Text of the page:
Russia implemented a law last July banning homosexual propaganda, a law that exposes lesbian, gay, bisexual and transgender people to harassment and validates violence against them. The legislation has broad ramifications and establishes an official culture of homophobia in Russia. The Sochi Olympic Games have brought this policy to international attention, and people worldwide are rightfully shocked by the hatred that is shown toward LGBT people and activists in Russia. Americans should show solidarity toward Russian LGBT people and boycott the Olympic games.
The law bans people from representing straight and gay relationships as socially equal, which criminalizes neutral information about gay relationships in public media, including the Internet and newspapers. A Russian journalist was charged by a Russian court for publishing an interview with a schoolteacher who was forced to resign for being gay and was quoted as saying, “My very existence proves that homosexuality is normal.” A law preventing speech about homosexuality is endorsing hatred toward them. If one criminalizes declaring homosexuality normal, one must believe that homosexuals are unnatural, and a public policy justifying this view only fuels societal hatred toward LGBT people.
According to Human Rights Watch, Russian government officials, journalists and celebrities have publicly called LGBT people perverts, abnormal and repeatedly correlate homosexuality with pedophilia. This is an inaccurate and dangerous message to be spread by influential public voices and therefore, should garner international public dissent. The Olympic Charter specifies that the role of the International Olympic Committee is to encourage the promotion of ethics in sport and oppose any political or commercial abuse of athletes. Russia is hosting the 2014 Winter Olympics and should be exemplifying these values but instead represents just the opposite. With international attention focused on Russia, the next few weeks are a ripe opportunity to communicate to the Russian government that discriminatory policies will not be tolerated.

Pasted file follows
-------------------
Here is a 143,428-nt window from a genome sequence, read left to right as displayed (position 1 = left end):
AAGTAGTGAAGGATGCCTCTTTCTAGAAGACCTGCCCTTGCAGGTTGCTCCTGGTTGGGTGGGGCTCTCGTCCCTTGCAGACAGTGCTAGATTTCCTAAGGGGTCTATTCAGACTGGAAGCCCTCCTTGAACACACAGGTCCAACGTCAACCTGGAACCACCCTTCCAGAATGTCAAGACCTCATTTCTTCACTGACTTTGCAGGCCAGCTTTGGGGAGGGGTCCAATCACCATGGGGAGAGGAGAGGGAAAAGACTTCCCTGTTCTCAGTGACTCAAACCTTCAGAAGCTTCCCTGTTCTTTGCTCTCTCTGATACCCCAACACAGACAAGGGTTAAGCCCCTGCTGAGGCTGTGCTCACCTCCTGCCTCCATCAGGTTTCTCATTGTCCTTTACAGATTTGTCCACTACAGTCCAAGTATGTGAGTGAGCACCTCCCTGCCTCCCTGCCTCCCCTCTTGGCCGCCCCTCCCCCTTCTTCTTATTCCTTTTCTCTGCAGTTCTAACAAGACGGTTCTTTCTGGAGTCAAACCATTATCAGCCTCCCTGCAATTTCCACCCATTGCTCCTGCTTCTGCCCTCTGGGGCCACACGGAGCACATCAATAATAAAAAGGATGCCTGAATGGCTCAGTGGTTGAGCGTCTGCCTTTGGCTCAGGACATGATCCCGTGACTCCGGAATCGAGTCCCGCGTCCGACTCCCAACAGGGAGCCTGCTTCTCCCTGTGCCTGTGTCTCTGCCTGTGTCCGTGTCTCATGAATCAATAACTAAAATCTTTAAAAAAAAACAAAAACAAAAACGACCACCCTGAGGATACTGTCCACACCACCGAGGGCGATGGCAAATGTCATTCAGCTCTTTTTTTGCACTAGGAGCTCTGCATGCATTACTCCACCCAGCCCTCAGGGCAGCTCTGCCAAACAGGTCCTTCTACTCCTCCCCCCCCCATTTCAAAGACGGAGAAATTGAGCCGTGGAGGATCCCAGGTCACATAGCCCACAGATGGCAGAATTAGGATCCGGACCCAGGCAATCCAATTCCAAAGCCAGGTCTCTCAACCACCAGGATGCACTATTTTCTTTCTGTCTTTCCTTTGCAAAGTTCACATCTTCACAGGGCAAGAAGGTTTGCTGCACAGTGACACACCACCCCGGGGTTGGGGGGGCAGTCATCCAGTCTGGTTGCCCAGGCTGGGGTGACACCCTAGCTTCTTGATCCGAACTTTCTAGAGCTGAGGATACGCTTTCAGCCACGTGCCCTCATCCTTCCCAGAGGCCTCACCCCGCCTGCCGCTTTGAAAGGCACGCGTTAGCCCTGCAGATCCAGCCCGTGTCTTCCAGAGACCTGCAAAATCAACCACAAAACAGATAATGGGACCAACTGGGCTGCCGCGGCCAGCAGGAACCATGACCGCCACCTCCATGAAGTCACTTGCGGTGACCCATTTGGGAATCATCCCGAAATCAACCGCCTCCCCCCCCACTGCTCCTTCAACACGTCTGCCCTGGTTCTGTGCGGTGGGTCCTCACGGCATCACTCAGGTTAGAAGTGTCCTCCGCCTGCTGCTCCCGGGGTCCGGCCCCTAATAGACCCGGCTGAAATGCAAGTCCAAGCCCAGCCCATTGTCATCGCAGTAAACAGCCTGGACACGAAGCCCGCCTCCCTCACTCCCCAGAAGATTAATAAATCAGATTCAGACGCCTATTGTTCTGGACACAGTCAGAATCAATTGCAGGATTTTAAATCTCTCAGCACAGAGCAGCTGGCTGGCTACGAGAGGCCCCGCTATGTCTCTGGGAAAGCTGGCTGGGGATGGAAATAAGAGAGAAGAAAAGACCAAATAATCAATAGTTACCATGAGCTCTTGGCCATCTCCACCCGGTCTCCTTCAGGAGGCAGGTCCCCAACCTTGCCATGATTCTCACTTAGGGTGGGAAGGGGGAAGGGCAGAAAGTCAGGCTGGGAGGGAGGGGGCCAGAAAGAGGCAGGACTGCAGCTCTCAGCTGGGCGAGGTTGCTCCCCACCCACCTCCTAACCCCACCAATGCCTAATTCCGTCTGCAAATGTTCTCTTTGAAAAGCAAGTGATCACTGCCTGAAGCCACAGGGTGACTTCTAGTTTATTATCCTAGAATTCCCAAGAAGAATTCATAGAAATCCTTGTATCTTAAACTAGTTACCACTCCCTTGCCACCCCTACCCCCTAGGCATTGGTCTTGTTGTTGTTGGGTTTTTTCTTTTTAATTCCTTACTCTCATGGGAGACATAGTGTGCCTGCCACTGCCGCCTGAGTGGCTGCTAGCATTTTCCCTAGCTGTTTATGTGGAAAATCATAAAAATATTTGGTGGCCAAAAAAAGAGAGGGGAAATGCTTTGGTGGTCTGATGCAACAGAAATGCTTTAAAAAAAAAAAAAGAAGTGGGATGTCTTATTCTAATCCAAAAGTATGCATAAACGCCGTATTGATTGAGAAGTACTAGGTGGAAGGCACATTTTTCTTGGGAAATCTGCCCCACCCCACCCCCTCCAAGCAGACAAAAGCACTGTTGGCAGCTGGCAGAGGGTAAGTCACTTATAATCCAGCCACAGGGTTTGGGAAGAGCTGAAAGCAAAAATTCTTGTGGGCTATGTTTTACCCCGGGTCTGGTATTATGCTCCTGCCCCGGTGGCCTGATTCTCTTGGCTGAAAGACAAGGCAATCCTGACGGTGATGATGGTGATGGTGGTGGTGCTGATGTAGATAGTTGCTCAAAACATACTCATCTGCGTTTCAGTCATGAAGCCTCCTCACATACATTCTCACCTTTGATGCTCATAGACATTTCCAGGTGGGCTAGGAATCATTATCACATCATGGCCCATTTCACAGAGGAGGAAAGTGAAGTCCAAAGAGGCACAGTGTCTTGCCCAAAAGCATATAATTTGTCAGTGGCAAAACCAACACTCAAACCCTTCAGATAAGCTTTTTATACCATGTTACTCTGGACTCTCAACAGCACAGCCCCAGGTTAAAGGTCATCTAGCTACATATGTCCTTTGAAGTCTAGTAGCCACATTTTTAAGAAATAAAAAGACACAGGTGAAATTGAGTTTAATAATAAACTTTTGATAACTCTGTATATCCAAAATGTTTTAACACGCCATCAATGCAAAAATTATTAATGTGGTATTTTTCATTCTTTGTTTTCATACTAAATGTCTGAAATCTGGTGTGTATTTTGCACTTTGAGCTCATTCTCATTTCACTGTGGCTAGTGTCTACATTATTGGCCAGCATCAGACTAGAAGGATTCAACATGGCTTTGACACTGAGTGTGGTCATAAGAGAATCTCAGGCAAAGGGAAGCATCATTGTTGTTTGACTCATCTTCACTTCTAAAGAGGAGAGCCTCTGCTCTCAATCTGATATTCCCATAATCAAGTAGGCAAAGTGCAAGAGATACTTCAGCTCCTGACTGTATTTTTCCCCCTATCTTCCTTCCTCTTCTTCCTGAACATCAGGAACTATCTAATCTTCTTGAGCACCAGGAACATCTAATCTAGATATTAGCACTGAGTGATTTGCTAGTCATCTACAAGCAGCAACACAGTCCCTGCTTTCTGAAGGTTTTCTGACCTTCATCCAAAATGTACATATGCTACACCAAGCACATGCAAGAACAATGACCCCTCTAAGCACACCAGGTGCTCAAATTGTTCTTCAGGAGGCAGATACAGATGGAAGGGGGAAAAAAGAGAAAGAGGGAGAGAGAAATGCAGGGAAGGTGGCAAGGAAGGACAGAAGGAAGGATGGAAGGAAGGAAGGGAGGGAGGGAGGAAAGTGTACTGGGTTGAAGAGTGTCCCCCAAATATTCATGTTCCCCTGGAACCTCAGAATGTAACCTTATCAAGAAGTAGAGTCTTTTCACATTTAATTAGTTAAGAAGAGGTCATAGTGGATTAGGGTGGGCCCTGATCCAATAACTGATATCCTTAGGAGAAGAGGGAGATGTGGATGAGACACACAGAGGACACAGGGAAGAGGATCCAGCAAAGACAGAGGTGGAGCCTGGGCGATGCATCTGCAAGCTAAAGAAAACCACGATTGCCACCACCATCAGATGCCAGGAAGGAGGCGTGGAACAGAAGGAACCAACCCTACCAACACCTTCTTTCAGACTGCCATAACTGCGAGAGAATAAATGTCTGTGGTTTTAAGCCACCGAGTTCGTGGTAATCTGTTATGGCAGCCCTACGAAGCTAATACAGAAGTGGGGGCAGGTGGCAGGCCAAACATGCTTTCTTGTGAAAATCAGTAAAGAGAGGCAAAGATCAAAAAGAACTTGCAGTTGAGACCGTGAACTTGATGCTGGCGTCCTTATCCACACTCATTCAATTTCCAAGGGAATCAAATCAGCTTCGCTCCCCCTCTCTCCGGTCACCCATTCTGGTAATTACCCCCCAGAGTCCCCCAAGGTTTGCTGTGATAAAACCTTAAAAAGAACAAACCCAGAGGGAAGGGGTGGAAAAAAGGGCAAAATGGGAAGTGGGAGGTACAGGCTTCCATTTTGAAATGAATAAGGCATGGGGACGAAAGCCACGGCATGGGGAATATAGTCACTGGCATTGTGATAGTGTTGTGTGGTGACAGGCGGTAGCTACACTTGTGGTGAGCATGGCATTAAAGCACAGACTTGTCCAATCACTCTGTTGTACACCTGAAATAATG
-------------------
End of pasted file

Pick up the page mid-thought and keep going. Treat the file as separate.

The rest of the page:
Authorities reportedly turn a conspicuously blind eye to abuse against LGBT activists. In an interview with the UCSD Guardian, Igor Kochetkov, the head of the Russian LGBT Network, says most homophobic violence is not reported. A study by the network found that of the 20 cases that had been reported recently, four were investigated and one resulted in a court case. Russian law does not outlaw discrimination against gays, so this outcome is expected. Additionally, if Russia doesn’t allow positive information about LGBT people to be circulated, there is no way for its LGBT youth to know that the way they feel isn’t a disease or a moral flaw.
Homosexuals are not forbidden from attending or competing in the Olympics, but they are forbidden from exhibiting pride for their identity or acting in protest toward a national policy that deplores their existence. This law can lead to more repression and persecution of homosexuals in the future, and Russia should not have the support of the civilized world.